Stress is a natural part of life. It’s one of the constants in life that, like pain, reminds us that we’re humans and that we’re alive. It is inevitable. The only thing we can do about stress is to manage it well enough that it doesn’t affect our mental and emotional health.
What is Family Stress?
We encounter different types of stressors daily. Some are work induced, while others have to do with our surroundings, just like this pandemic we’re in. However, one of the things that are harder to deal with is the stress caused by our own families.
Things are a bit harder when it comes to dealing with familial concerns. After all, almost everything we do revolves around our families. Whether it’s doing work we don’t like, having a home remodeling project done, or picking weekend activities to do, our decisions are affected by our love for our families. We deal with issues at work because we want to provide well for them. We do everything we can to keep ourselves safe from diseases because we want to protect them.
Family stress is brought about by the changes each member experiences as they grow older. Some are minor, but others, like unemployment, serious health conditions, or death, can cause a lot of hurt, frustration, anger, and sadness.
Why should the focus be on the family even if an individual member is the main stressor?
When it comes to discussions about family stress, most experts recommend going through it as a family. Putting the focus on a single person — whether they are the stressor or the one severely affected — is counter-productive because each member of the family is affected or traumatized by the event/s that took place.
For instance, a father with a substance abuse problem is not the only one affected by his behavior. A cheating spouse’s behavior puts the family at risk. A teen who habitually bullies kids at school has deeper issues that need to be addressed by each family member.
How does one cope with family stress?
Family stress is one of the most real things in life we will all encounter. While we can’t do anything to prevent or eliminate them, certain things can be done to help manage them well.
Be aware of your triggers and stress cues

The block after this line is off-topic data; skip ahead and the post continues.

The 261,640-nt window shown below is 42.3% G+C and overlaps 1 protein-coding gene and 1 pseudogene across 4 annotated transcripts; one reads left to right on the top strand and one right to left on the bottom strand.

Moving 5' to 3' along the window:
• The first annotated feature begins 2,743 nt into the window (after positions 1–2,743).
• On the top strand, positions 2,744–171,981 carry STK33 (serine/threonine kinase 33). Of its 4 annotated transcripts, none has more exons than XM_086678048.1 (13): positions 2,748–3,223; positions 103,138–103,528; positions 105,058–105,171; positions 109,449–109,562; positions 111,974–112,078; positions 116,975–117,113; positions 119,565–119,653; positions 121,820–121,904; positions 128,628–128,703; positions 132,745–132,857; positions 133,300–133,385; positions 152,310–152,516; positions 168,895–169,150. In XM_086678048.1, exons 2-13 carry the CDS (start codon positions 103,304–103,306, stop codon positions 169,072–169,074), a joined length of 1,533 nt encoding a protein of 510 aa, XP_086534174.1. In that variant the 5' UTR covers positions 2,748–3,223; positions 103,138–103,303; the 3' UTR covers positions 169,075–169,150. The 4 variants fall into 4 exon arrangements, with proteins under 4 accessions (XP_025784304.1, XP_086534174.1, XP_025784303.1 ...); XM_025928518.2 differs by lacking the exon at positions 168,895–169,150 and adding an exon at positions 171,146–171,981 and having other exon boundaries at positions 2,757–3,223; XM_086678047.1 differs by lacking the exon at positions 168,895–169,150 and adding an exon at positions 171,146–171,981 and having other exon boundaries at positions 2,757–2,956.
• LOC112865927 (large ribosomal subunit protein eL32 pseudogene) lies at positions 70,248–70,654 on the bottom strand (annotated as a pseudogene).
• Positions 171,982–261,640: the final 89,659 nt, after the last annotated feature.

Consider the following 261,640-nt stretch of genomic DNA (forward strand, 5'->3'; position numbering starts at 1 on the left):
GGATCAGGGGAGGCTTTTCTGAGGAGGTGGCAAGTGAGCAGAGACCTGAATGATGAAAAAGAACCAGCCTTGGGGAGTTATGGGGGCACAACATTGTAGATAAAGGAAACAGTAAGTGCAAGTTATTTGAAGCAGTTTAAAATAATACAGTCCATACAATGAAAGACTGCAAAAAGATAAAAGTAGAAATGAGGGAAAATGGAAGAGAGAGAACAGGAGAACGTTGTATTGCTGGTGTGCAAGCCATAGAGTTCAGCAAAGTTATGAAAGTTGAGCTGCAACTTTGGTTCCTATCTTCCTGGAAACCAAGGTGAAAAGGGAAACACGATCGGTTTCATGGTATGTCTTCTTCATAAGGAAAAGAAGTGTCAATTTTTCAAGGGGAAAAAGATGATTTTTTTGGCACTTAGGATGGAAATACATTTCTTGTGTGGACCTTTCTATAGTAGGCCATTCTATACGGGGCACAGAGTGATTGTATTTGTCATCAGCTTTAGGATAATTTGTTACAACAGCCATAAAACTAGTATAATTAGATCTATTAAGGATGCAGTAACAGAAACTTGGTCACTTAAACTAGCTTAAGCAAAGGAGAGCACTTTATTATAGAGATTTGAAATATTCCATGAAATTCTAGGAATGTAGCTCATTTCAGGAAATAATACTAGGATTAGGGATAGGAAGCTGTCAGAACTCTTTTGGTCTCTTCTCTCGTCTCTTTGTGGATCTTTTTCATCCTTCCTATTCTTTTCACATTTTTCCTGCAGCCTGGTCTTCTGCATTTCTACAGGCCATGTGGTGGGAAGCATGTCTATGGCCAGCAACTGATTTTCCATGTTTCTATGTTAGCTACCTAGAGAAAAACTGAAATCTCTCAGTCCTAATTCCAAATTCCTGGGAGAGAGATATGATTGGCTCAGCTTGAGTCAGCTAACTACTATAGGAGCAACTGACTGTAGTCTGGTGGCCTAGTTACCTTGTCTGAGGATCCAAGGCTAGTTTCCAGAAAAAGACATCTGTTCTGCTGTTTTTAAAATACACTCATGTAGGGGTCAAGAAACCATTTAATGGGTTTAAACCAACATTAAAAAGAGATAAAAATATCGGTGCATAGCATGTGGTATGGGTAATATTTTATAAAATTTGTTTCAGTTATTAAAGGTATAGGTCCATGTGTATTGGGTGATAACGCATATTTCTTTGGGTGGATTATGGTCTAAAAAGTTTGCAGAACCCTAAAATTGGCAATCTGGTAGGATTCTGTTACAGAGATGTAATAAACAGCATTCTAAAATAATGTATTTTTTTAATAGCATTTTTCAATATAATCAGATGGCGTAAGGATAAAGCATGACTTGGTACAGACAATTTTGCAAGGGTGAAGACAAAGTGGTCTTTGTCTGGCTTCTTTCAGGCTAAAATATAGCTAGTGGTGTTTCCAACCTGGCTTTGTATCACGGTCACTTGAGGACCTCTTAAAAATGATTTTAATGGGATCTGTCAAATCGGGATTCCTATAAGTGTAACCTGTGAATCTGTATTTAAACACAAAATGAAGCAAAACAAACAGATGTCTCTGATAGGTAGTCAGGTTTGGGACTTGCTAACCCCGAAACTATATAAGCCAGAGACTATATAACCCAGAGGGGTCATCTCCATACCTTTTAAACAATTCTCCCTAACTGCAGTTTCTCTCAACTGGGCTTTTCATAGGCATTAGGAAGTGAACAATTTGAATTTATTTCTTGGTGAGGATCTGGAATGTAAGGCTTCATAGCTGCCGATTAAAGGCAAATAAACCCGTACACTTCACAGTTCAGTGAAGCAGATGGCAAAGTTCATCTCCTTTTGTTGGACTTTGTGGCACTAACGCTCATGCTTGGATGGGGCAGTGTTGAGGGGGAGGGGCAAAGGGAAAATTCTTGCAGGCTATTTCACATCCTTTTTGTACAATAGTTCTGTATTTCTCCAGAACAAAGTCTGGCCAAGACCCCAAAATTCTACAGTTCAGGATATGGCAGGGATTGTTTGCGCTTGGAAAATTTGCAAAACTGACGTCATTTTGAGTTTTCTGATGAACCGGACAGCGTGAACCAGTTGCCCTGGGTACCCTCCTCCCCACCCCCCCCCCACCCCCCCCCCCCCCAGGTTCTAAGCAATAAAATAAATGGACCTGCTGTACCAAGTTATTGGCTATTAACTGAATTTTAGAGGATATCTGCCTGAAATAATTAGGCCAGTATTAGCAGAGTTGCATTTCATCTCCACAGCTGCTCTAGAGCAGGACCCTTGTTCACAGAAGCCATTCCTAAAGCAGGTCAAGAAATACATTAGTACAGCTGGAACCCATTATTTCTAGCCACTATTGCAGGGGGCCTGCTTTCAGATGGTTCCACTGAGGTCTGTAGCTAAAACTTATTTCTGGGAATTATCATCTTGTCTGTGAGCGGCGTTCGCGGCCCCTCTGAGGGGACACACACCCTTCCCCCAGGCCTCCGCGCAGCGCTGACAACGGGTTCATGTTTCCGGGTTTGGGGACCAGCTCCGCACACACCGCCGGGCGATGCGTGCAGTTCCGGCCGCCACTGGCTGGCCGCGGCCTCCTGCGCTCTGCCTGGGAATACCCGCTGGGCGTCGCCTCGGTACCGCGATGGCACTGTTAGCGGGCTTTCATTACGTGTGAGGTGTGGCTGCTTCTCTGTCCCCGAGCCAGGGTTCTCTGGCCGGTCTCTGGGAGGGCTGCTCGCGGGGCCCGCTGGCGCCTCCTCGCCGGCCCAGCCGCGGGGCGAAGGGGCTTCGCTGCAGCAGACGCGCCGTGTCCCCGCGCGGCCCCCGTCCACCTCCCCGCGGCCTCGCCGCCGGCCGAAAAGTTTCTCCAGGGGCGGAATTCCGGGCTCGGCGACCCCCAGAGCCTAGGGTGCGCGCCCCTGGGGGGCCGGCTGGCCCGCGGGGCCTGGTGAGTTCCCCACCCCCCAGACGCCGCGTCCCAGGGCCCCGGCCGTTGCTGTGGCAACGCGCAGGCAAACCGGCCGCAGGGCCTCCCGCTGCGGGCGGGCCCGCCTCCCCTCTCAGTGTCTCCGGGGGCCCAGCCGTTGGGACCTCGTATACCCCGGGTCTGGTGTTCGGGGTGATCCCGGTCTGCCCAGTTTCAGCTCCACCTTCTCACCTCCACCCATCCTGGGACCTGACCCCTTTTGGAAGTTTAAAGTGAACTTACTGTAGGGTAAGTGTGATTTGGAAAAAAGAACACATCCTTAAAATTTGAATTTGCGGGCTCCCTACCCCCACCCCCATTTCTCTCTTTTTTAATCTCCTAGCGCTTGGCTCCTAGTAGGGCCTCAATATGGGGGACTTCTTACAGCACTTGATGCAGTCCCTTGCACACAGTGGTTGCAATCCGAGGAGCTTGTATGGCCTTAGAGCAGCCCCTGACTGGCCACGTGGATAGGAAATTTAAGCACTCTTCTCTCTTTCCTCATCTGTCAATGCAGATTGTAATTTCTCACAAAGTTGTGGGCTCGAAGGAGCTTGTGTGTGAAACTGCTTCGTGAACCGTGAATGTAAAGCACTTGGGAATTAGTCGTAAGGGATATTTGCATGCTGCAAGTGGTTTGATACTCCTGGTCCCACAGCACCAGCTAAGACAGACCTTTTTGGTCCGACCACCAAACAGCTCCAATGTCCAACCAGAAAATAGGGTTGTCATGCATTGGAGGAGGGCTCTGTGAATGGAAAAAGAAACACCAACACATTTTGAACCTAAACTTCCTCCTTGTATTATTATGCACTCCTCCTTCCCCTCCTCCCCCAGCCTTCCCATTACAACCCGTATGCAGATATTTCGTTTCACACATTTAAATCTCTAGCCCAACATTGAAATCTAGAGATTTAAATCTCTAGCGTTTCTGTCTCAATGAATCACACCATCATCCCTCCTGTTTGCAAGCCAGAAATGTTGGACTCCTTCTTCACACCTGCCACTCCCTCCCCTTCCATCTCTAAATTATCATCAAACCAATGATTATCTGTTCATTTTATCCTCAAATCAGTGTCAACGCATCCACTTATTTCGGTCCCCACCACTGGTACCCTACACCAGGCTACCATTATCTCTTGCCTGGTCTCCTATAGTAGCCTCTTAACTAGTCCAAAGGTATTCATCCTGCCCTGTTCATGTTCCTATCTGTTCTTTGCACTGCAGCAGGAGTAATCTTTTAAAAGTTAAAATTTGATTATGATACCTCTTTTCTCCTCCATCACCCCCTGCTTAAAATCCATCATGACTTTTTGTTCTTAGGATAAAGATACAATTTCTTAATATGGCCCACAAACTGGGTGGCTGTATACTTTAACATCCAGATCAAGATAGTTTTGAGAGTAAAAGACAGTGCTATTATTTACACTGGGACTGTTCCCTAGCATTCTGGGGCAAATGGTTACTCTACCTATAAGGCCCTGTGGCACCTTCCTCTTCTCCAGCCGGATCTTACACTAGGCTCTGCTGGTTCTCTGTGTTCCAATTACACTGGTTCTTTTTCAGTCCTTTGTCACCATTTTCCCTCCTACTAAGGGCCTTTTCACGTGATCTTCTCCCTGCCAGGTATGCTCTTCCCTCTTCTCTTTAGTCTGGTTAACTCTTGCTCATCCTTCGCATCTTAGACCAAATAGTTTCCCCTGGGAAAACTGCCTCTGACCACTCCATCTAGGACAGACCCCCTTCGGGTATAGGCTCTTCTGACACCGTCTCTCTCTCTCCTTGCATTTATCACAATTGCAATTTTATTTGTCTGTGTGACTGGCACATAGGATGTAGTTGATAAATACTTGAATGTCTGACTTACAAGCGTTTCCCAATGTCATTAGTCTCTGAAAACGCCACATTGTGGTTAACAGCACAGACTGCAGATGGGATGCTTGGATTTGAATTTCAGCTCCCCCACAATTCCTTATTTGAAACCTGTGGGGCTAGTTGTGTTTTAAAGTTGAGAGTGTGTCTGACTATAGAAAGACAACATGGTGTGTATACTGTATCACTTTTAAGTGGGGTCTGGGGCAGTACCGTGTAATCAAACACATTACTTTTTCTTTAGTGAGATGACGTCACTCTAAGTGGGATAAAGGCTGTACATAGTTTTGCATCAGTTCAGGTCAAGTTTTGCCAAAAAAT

Becoming aware of your stress cues is a part of knowing yourself. Identify what ticks you off and what triggers you to be stressed. Encourage the whole family to do the same and share with everyone what their triggers and cues are so you can watch out for one another.
Do something relaxing, fun, or meaningful
Sometimes the cause of stress in a family is not having enough time to enjoy life. Take the time to relax as a family and do some fun stuff together. It doesn’t have to be expensive. It just has to be meaningful.
Make sure you are getting enough quality sleep
Lack of sleep can cause people to be more irritable and cranky. This poor disposition can greatly affect those around you and ruin their day. Ensuring that you’re getting enough sleep and rest lessens the chances of waking up on the wrong side of the bed.
Practice mindfulness and breathing techniques
If things aren’t going well and you feel anxiety creeping in, sit down for a while and take deep breaths. Clear your mind and focus on your breathing. It allows you to do something about what you can control: your breathing and your thoughts.
Acknowledge your thoughts and emotions
Stress management is not denial. It is, in fact, the opposite. It acknowledges your emotions and thoughts and takes them into consideration so you can be compassionate to yourself.
Be mindful of your family’s emotional needs
Not only are you supposed to show compassion to yourself, but you should also extend understanding and empathy to your family who’s also going through their own set of struggles during tough times. This lets you become more connected with them as you all recover from something traumatic and painful.
Work with what you can control
Life is truly full of surprises. There’s nothing you can do about it. However, you can control your response to life’s curveballs. Instead of throwing tantrums or feeling sorry for yourself, dedicate your time, energy, and resources to the restoration and recovery process.
Build a strong support system
Recovering from unpleasant and traumatic circumstances is not always easy. More often than not, it will test your character and push you to your limits. That’s why it’s important to have a strong support system that will stand with you and help keep you going through tough times.
Learn to laugh more and not take everything too seriously all the time
It’s no joke when they say that laughter is the best medicine. This is a fact that is backed by years of studies and research. The ability to laugh at mistakes and not take oneself too seriously has helped keep countless people grounded and prevented them from sinking into depression. Learn to laugh more as a family. Tell jokes, watch or read funny things, and talk about interesting situations that happened at work or school. Whatever it is, finding things to smile, giggle, and laugh about will help you appreciate the simple things in life.
If you or anyone you know are dealing with serious family matters, tell them to seek professional help and guidance to help them better deal with the issues and preserve their mental health.